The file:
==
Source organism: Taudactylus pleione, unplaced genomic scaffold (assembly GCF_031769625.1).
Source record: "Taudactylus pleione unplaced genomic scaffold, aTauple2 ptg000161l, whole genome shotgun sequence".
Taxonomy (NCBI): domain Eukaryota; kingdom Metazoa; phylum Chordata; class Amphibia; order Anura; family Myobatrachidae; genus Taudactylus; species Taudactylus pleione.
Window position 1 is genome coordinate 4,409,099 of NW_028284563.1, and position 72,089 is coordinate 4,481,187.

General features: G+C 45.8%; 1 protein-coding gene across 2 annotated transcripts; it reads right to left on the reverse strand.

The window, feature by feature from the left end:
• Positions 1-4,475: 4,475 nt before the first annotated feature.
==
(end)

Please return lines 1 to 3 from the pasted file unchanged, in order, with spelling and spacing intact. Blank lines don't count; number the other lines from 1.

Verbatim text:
Source organism: Taudactylus pleione, unplaced genomic scaffold (assembly GCF_031769625.1).
Source record: "Taudactylus pleione unplaced genomic scaffold, aTauple2 ptg000161l, whole genome shotgun sequence".
Taxonomy (NCBI): domain Eukaryota; kingdom Metazoa; phylum Chordata; class Amphibia; order Anura; family Myobatrachidae; genus Taudactylus; species Taudactylus pleione.